Sustainability is primarily driven by environmental attitude and leadership. With various other goals of sustainability, building automation and control systems can help enhance the green status and ensure specific tangible results along with other measures. Building automation has been passively included in the prevailing green certification programs though not directly on fore front. Indirect credits are related to building management system that holds a high potential lies in the system to achieve credible results with existing credit heads for green buildings.
Building Management Systems (BMS) are computer-based control systems with software and hardware applications that control and monitor a building’s mechanical and electrical equipment such as ventilation, lighting, power, fire and security systems. The system originated in the 1970s when energy efficiency started gaining emphasis in the industrial sector. With the advancement of technology, the demand for energy efficiency rose and formulated the onset of BMS. The usage of BMS in green buildings optimized resource efficiency and hence, resulted in intelligent and responsive building systems. The recent boom in green buildings has further accelerated the capabilities of BMS. The mention of intelligent or smart buildings has further evolved the concept of smart city. Thus, the application scale for the system can range from a small scale to large projects.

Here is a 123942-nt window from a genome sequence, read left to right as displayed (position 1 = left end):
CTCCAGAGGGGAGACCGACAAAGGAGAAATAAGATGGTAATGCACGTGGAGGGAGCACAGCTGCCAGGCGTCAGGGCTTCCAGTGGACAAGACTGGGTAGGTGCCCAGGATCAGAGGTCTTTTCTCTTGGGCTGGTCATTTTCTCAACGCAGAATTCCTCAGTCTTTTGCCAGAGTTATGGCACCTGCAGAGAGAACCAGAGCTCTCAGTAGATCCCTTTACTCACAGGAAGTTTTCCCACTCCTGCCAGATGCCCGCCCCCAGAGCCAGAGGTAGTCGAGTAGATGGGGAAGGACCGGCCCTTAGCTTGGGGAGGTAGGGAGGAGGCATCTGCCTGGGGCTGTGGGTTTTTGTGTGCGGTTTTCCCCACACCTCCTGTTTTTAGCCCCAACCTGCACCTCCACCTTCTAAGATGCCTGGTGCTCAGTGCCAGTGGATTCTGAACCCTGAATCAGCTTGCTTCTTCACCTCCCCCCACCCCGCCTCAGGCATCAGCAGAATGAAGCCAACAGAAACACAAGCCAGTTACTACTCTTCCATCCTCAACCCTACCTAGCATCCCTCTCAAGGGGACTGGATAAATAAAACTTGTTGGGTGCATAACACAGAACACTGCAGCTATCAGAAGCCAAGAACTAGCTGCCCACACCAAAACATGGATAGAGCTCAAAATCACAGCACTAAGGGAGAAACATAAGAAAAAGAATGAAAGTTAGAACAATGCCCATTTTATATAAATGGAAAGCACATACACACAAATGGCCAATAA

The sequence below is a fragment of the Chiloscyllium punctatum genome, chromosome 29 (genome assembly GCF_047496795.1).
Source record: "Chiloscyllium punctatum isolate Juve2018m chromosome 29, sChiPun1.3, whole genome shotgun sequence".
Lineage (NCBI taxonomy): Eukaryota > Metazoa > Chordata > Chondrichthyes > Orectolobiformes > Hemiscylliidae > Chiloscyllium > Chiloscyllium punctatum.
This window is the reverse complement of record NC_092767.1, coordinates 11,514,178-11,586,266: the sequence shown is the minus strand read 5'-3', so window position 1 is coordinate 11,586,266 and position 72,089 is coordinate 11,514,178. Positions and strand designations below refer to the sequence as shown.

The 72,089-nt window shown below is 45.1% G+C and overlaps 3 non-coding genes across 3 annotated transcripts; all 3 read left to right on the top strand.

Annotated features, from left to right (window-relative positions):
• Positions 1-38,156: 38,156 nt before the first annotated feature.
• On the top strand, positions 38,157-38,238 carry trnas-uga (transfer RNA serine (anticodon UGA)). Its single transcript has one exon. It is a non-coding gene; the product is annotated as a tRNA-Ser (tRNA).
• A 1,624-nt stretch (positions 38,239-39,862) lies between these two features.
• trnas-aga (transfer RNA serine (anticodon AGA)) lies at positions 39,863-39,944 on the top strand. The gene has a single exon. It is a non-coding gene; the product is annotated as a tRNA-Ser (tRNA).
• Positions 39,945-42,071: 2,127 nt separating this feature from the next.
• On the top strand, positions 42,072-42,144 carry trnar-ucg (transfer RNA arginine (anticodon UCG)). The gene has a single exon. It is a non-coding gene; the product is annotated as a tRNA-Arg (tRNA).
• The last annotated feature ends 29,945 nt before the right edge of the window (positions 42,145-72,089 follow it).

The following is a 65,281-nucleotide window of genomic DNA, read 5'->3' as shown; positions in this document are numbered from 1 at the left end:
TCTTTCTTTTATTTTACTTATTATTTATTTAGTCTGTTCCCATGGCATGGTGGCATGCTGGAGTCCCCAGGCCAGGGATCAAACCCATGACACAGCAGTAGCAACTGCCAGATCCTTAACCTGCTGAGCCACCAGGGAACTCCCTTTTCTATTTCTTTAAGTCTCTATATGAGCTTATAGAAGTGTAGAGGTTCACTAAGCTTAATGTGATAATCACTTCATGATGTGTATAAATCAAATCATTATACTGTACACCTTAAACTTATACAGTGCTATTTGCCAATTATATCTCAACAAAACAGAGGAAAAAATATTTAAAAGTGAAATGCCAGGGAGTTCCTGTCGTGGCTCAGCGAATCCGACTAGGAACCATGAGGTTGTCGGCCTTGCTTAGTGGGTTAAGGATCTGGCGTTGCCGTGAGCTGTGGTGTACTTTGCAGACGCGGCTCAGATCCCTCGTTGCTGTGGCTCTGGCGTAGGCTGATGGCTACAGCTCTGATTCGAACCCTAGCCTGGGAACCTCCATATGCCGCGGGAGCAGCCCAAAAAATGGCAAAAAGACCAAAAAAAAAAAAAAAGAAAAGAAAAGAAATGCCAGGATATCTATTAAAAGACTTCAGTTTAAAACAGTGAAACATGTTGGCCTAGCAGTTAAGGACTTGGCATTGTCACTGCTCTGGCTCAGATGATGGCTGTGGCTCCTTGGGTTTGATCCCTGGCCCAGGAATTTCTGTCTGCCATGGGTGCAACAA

Incorporating a BMS in a building can effect in an insightful reduction in energy usage with enhanced efficiency. A green building interior work environment of an office space should be efficient, productive, comfortable, safe, healthy and aesthetically pleasing. Planners and designers often design the space to meet the comfort levels and perform with optimum levels for all these factors. Building automation system (BAS) helps them to operate at the right efficiency with reasonable operating costs. The comfort levels are enhanced with the system further enhancing the productivity. The tangible benefits can thus be realized with the system for superior energy efficiency, low operating and maintenance costs, enhanced indoor air quality and enhanced occupant comfort and productivity.
Building Automation System (BAS) includes aspects of green buildings like efficient HVAC system, lighting, envelope, glass etc, and further enhances the performance of these systems through regular control & monitoring. These aspects interlink energy, buildings and the environment together and converge into green and intelligent building concepts. The building management system (BMS) is the key element of ‘intelligent buildings’ as it controls, monitors and optimizes building services operations comprising of lighting, HVAC, security, CCTV & alarm systems, access & attendance system, audio-visual & entertainment systems, filtration and climate control. BMS is now used to automate all resource and gives an evident picture of the usage and savings in a central control server room as well as partial controls. BMS can be integrated in the specific situations like night time purging for cooling the building, chiller management, lighting controls, speed control of chilled water pumps based on heat loads etc. BMS can also help to ensure the comfort and health of a building’s occupants by automatically monitoring the amount of fresh air that enters a space. Sophisticated BMS systems can also track the occupancy status of each zone and accordingly adjust fresh air flow.
The various green building rating systems have also acknowledged the benefits of BMS for the collection and standardization of data to set a threshold of resource usage in any particular typology of buildings and have introduced various points associated to the BMS directly or indirectly.